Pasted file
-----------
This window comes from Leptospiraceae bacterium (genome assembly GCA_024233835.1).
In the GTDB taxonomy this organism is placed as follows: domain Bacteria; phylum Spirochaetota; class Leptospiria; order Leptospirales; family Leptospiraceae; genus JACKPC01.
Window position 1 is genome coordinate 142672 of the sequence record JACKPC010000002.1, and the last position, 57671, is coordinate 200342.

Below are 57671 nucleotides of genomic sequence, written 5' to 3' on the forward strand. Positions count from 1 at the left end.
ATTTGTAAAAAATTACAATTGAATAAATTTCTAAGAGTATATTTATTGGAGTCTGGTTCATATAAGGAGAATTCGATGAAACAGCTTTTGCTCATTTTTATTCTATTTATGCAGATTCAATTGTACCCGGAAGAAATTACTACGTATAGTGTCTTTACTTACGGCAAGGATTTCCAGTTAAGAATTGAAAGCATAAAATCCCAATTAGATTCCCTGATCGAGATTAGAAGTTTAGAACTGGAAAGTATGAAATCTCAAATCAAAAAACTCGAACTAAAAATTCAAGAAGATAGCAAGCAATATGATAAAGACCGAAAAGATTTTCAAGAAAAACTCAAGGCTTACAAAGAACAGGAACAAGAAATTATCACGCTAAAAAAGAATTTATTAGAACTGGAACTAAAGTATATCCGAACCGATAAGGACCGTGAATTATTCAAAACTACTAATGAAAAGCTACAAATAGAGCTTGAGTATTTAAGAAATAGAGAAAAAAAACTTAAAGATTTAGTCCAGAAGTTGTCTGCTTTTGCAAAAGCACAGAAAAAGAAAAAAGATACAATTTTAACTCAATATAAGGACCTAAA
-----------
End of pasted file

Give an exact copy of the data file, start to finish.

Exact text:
This window comes from Leptospiraceae bacterium (genome assembly GCA_024233835.1).
In the GTDB taxonomy this organism is placed as follows: domain Bacteria; phylum Spirochaetota; class Leptospiria; order Leptospirales; family Leptospiraceae; genus JACKPC01.
Window position 1 is genome coordinate 142672 of the sequence record JACKPC010000002.1, and the last position, 57671, is coordinate 200342.

Below are 57671 nucleotides of genomic sequence, written 5' to 3' on the forward strand. Positions count from 1 at the left end.
ATTTGTAAAAAATTACAATTGAATAAATTTCTAAGAGTATATTTATTGGAGTCTGGTTCATATAAGGAGAATTCGATGAAACAGCTTTTGCTCATTTTTATTCTATTTATGCAGATTCAATTGTACCCGGAAGAAATTACTACGTATAGTGTCTTTACTTACGGCAAGGATTTCCAGTTAAGAATTGAAAGCATAAAATCCCAATTAGATTCCCTGATCGAGATTAGAAGTTTAGAACTGGAAAGTATGAAATCTCAAATCAAAAAACTCGAACTAAAAATTCAAGAAGATAGCAAGCAATATGATAAAGACCGAAAAGATTTTCAAGAAAAACTCAAGGCTTACAAAGAACAGGAACAAGAAATTATCACGCTAAAAAAGAATTTATTAGAACTGGAACTAAAGTATATCCGAACCGATAAGGACCGTGAATTATTCAAAACTACTAATGAAAAGCTACAAATAGAGCTTGAGTATTTAAGAAATAGAGAAAAAAAACTTAAAGATTTAGTCCAGAAGTTGTCTGCTTTTGCAAAAGCACAGAAAAAGAAAAAAGATACAATTTTAACTCAATATAAGGACCTAAA